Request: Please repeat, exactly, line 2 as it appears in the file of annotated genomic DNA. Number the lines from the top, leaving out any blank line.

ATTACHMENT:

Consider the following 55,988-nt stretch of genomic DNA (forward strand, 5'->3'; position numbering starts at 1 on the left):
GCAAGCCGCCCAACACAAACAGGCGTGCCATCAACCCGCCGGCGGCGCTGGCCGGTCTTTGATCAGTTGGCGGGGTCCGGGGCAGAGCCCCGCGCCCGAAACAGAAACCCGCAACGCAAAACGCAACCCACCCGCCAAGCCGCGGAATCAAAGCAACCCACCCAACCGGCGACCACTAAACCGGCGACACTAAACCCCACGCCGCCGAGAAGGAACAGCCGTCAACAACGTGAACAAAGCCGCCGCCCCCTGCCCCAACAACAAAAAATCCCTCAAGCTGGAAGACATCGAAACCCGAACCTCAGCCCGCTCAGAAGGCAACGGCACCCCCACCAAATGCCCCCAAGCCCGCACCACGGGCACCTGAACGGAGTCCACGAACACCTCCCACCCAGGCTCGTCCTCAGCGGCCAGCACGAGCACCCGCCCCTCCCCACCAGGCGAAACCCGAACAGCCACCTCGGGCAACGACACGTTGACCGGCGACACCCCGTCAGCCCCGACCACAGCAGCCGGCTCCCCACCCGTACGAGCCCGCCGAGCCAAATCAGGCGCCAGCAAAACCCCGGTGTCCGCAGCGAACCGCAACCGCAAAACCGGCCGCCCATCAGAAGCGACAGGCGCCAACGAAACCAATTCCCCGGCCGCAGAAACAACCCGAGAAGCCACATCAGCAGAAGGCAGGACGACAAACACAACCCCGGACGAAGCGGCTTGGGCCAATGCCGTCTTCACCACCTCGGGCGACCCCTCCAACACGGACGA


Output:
GCAAGCCGCCCAACACAAACAGGCGTGCCATCAACCCGCCGGCGGCGCTGGCCGGTCTTTGATCAGTTGGCGGGGTCCGGGGCAGAGCCCCGCGCCCGAAACAGAAACCCGCAACGCAAAACGCAACCCACCCGCCAAGCCGCGGAATCAAAGCAACCCACCCAACCGGCGACCACTAAACCGGCGACACTAAACCCCACGCCGCCGAGAAGGAACAGCCGTCAACAACGTGAACAAAGCCGCCGCCCCCTGCCCCAACAACAAAAAATCCCTCAAGCTGGAAGACATCGAAACCCGAACCTCAGCCCGCTCAGAAGGCAACGGCACCCCCACCAAATGCCCCCAAGCCCGCACCACGGGCACCTGAACGGAGTCCACGAACACCTCCCACCCAGGCTCGTCCTCAGCGGCCAGCACGAGCACCCGCCCCTCCCCACCAGGCGAAACCCGAACAGCCACCTCGGGCAACGACACGTTGACCGGCGACACCCCGTCAGCCCCGACCACAGCAGCCGGCTCCCCACCCGTACGAGCCCGCCGAGCCAAATCAGGCGCCAGCAAAACCCCGGTGTCCGCAGCGAACCGCAACCGCAAAACCGGCCGCCCATCAGAAGCGACAGGCGCCAACGAAACCAATTCCCCGGCCGCAGAAACAACCCGAGAAGCCACATCAGCAGAAGGCAGGACGACAAACACAACCCCGGACGAAGCGGCTTGGGCCAATGCCGTCTTCACCACCTCGGGCGACCCCTCCAACACGGACGA